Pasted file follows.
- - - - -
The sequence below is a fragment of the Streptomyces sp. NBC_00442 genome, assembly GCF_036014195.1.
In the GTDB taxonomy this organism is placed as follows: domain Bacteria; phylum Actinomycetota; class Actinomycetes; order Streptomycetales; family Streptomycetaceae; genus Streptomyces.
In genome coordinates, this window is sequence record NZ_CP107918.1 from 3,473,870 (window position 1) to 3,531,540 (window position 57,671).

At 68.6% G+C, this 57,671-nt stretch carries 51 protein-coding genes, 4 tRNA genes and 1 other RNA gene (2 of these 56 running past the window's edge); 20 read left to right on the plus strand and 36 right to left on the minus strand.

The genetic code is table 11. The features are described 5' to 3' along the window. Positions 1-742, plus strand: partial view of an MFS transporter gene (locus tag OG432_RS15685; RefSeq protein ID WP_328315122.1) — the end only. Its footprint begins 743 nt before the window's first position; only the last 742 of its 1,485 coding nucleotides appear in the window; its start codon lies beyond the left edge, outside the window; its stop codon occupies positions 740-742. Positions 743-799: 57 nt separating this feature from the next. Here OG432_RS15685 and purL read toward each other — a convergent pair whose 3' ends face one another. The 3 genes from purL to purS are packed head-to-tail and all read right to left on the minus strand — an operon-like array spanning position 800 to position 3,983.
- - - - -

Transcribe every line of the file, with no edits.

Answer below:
The sequence below is a fragment of the Streptomyces sp. NBC_00442 genome, assembly GCF_036014195.1.
In the GTDB taxonomy this organism is placed as follows: domain Bacteria; phylum Actinomycetota; class Actinomycetes; order Streptomycetales; family Streptomycetaceae; genus Streptomyces.
In genome coordinates, this window is sequence record NZ_CP107918.1 from 3,473,870 (window position 1) to 3,531,540 (window position 57,671).

At 68.6% G+C, this 57,671-nt stretch carries 51 protein-coding genes, 4 tRNA genes and 1 other RNA gene (2 of these 56 running past the window's edge); 20 read left to right on the plus strand and 36 right to left on the minus strand.

The genetic code is table 11. The features are described 5' to 3' along the window. Positions 1-742, plus strand: partial view of an MFS transporter gene (locus tag OG432_RS15685; RefSeq protein ID WP_328315122.1) — the end only. Its footprint begins 743 nt before the window's first position; only the last 742 of its 1,485 coding nucleotides appear in the window; its start codon lies beyond the left edge, outside the window; its stop codon occupies positions 740-742. Positions 743-799: 57 nt separating this feature from the next. Here OG432_RS15685 and purL read toward each other — a convergent pair whose 3' ends face one another. The 3 genes from purL to purS are packed head-to-tail and all read right to left on the minus strand — an operon-like array spanning position 800 to position 3,983.